Open Discussion on Self-Propelled Particle Models: Friday, May 9

Participants (alphabetic order):
Max Bi, Michael Hagan, Ananyo Maitra, Cristina Marchetti, Pawel Romanczuk, Saha Suropriya, Pragya Srivastava, Christoph Weber, Xingbo Yang

Scribe: Pawel Romanczuk (Please feel free to comment, add new aspects)

Main question: What are the different types of self-propelled particle models (SPP-models) ? Where do differences in the microscopic models play a role? What is universal?
Note: We restrict ourselves here to the discussion of SPP-models with local interactions in space and time (e.g. no pure topological interactions).
  • There are many possibilities to classify microscopic models based on e.g.:
    • interaction types: "true" physical interactions (attraction, repulsion, hydrodynamics) versus "effective" interactions (e.g. alignment)
    • model formulation: discrete time and/or space (e.g. cellular automata) versus continuous time and space (stoch. differential equations)
    • the symmetries of the propulsion mechanism and the microscopic interactions (polar-polar, nematic-nematic, mixed)
    • the symmetries of the emergent ordered state(s)
  • Models with different microscopic dynamics may yield the same large-scale behavior (eg. orientationally ordered, fluid-like phase), which has universal properties independent on the microscopic model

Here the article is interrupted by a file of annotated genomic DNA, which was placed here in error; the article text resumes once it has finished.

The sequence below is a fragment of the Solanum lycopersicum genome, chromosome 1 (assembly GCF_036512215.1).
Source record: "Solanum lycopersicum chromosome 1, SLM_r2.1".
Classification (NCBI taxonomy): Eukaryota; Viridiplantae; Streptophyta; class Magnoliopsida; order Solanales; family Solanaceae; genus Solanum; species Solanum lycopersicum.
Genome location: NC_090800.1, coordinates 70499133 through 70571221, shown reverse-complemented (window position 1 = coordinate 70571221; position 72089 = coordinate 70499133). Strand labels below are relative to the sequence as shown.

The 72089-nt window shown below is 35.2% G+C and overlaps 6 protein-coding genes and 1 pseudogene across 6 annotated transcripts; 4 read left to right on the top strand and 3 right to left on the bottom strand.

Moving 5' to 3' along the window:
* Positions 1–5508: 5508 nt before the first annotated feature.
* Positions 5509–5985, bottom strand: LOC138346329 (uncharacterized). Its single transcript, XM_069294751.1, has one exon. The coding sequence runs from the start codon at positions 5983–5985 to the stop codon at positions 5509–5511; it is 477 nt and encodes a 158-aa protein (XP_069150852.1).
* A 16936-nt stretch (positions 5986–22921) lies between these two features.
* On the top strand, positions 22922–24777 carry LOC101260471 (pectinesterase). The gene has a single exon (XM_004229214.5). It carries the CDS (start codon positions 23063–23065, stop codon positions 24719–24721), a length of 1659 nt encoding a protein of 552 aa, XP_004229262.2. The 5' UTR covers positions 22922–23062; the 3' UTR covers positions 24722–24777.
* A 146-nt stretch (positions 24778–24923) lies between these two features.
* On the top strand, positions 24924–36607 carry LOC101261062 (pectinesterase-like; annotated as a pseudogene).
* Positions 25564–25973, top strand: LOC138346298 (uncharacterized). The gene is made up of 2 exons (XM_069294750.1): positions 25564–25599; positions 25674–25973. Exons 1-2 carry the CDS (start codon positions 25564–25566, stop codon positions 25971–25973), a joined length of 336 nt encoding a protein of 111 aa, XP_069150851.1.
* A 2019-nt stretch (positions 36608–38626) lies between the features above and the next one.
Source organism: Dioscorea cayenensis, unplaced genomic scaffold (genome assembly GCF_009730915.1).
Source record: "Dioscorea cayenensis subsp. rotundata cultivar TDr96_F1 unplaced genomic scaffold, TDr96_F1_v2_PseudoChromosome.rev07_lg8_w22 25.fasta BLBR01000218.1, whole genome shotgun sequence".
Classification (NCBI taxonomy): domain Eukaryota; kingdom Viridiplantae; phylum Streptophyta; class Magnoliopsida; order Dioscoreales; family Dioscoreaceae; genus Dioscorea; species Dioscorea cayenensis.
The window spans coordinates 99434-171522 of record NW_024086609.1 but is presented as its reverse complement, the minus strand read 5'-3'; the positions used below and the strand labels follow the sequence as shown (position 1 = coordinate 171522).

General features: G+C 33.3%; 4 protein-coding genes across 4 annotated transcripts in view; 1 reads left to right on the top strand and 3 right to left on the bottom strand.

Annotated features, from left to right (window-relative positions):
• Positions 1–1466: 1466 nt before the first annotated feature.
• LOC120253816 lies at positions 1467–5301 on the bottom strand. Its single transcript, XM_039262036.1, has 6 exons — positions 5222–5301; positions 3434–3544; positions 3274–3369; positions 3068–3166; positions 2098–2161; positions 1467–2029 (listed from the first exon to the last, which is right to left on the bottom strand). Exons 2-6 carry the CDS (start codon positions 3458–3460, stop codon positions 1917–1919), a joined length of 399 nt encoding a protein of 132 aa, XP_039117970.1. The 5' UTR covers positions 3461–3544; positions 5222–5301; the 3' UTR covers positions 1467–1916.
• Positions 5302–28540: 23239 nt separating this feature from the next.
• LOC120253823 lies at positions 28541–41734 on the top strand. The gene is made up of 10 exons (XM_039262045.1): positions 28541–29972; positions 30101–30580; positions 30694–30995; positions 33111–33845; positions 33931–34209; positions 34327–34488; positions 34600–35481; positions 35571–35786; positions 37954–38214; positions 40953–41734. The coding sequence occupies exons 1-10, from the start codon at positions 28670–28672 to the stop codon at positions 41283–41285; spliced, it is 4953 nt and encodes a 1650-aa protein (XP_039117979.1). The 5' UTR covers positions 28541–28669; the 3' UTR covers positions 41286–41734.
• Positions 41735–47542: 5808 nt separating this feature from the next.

• The choice of the model depends on the scientific question of interest: e.g large-scale properties of a particular phase, versus (detailed) modelling of a particular experimental system. So first you need to ask the question "What do I want to model and why?".
  • Based on the symmetries of the "desired" large-scale behavior, one can cook-up a simple microscopic models which are likely to produce it (e.g. polar orientational order -> Vicsek-like model),
  • The other way round it is much more difficult: In general, it is not easy to predict the emergent phases from some non-trivial interaction rules, and for example interaction rules without explicit alignment may eventually lead also to emergence of long-ranged polar order via more subtle effects.
  • If you are interested only in the large-scale behavior of the system (a particual "phase" in a "thermodynamic" sense), a lot of models in the literature are equivalent, so one can go with a simple one (but you have to be aware that your transport coefficients in the hydrodynamic equations may have different dependencies on density)